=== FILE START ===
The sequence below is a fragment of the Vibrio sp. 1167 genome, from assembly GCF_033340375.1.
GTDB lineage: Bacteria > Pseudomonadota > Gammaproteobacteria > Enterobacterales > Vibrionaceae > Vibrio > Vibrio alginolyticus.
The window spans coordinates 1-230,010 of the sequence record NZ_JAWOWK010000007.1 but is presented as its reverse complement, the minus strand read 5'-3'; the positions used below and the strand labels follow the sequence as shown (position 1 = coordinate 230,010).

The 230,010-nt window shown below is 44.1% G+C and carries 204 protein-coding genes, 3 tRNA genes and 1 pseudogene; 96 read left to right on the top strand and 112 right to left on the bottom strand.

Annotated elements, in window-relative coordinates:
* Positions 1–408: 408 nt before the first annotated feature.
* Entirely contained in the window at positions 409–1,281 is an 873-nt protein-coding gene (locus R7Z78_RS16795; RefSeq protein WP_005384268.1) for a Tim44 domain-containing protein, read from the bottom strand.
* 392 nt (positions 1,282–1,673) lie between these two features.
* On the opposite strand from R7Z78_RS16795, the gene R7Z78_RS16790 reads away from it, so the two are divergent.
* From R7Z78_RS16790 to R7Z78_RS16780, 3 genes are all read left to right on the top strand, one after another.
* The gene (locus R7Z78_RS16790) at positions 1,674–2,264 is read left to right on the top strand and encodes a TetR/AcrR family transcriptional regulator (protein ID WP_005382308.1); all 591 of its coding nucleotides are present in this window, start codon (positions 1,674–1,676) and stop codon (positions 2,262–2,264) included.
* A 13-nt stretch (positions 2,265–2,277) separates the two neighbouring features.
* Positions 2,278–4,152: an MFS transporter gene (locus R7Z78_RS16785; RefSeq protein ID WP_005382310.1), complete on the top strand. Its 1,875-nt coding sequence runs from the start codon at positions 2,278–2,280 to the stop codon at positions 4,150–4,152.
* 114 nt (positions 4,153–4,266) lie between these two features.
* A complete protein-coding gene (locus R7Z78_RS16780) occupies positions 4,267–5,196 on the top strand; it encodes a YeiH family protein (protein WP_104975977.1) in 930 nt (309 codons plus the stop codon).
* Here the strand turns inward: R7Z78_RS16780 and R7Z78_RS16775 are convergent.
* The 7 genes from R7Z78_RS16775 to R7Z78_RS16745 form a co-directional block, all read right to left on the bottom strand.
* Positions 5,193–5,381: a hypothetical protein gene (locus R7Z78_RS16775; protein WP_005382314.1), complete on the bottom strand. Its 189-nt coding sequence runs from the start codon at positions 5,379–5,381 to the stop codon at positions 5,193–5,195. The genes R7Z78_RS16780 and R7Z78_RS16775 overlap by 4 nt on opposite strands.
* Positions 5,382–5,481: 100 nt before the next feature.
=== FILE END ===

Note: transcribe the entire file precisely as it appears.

The sequence below is a fragment of the Vibrio sp. 1167 genome, from assembly GCF_033340375.1.
GTDB lineage: Bacteria > Pseudomonadota > Gammaproteobacteria > Enterobacterales > Vibrionaceae > Vibrio > Vibrio alginolyticus.
The window spans coordinates 1-230,010 of the sequence record NZ_JAWOWK010000007.1 but is presented as its reverse complement, the minus strand read 5'-3'; the positions used below and the strand labels follow the sequence as shown (position 1 = coordinate 230,010).

The 230,010-nt window shown below is 44.1% G+C and carries 204 protein-coding genes, 3 tRNA genes and 1 pseudogene; 96 read left to right on the top strand and 112 right to left on the bottom strand.

Annotated elements, in window-relative coordinates:
* Positions 1–408: 408 nt before the first annotated feature.
* Entirely contained in the window at positions 409–1,281 is an 873-nt protein-coding gene (locus R7Z78_RS16795; RefSeq protein WP_005384268.1) for a Tim44 domain-containing protein, read from the bottom strand.
* 392 nt (positions 1,282–1,673) lie between these two features.
* On the opposite strand from R7Z78_RS16795, the gene R7Z78_RS16790 reads away from it, so the two are divergent.
* From R7Z78_RS16790 to R7Z78_RS16780, 3 genes are all read left to right on the top strand, one after another.
* The gene (locus R7Z78_RS16790) at positions 1,674–2,264 is read left to right on the top strand and encodes a TetR/AcrR family transcriptional regulator (protein ID WP_005382308.1); all 591 of its coding nucleotides are present in this window, start codon (positions 1,674–1,676) and stop codon (positions 2,262–2,264) included.
* A 13-nt stretch (positions 2,265–2,277) separates the two neighbouring features.
* Positions 2,278–4,152: an MFS transporter gene (locus R7Z78_RS16785; RefSeq protein ID WP_005382310.1), complete on the top strand. Its 1,875-nt coding sequence runs from the start codon at positions 2,278–2,280 to the stop codon at positions 4,150–4,152.
* 114 nt (positions 4,153–4,266) lie between these two features.
* A complete protein-coding gene (locus R7Z78_RS16780) occupies positions 4,267–5,196 on the top strand; it encodes a YeiH family protein (protein WP_104975977.1) in 930 nt (309 codons plus the stop codon).
* Here the strand turns inward: R7Z78_RS16780 and R7Z78_RS16775 are convergent.
* The 7 genes from R7Z78_RS16775 to R7Z78_RS16745 form a co-directional block, all read right to left on the bottom strand.
* Positions 5,193–5,381: a hypothetical protein gene (locus R7Z78_RS16775; protein WP_005382314.1), complete on the bottom strand. Its 189-nt coding sequence runs from the start codon at positions 5,379–5,381 to the stop codon at positions 5,193–5,195. The genes R7Z78_RS16780 and R7Z78_RS16775 overlap by 4 nt on opposite strands.
* Positions 5,382–5,481: 100 nt before the next feature.